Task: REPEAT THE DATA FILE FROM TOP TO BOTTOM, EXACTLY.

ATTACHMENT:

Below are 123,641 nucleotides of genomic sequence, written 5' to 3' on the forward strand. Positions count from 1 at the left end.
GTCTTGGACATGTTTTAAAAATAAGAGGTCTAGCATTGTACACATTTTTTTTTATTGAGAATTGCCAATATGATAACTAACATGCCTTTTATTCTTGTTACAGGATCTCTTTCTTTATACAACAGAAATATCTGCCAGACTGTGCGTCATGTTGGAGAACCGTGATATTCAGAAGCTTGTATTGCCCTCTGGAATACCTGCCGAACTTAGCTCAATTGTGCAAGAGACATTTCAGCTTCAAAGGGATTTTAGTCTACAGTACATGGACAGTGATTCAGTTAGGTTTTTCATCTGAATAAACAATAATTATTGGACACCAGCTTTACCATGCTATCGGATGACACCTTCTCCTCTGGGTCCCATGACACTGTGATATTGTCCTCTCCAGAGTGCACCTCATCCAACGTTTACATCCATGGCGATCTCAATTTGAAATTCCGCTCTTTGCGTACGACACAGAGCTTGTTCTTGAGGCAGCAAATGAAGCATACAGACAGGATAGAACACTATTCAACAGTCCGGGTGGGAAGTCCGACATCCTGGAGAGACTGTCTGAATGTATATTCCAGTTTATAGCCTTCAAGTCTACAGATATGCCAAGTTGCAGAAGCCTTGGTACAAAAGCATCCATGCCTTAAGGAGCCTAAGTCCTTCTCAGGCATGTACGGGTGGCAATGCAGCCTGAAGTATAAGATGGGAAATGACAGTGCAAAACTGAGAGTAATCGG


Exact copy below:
Below are 123,641 nucleotides of genomic sequence, written 5' to 3' on the forward strand. Positions count from 1 at the left end.
GTCTTGGACATGTTTTAAAAATAAGAGGTCTAGCATTGTACACATTTTTTTTTATTGAGAATTGCCAATATGATAACTAACATGCCTTTTATTCTTGTTACAGGATCTCTTTCTTTATACAACAGAAATATCTGCCAGACTGTGCGTCATGTTGGAGAACCGTGATATTCAGAAGCTTGTATTGCCCTCTGGAATACCTGCCGAACTTAGCTCAATTGTGCAAGAGACATTTCAGCTTCAAAGGGATTTTAGTCTACAGTACATGGACAGTGATTCAGTTAGGTTTTTCATCTGAATAAACAATAATTATTGGACACCAGCTTTACCATGCTATCGGATGACACCTTCTCCTCTGGGTCCCATGACACTGTGATATTGTCCTCTCCAGAGTGCACCTCATCCAACGTTTACATCCATGGCGATCTCAATTTGAAATTCCGCTCTTTGCGTACGACACAGAGCTTGTTCTTGAGGCAGCAAATGAAGCATACAGACAGGATAGAACACTATTCAACAGTCCGGGTGGGAAGTCCGACATCCTGGAGAGACTGTCTGAATGTATATTCCAGTTTATAGCCTTCAAGTCTACAGATATGCCAAGTTGCAGAAGCCTTGGTACAAAAGCATCCATGCCTTAAGGAGCCTAAGTCCTTCTCAGGCATGTACGGGTGGCAATGCAGCCTGAAGTATAAGATGGGAAATGACAGTGCAAAACTGAGAGTAATCGG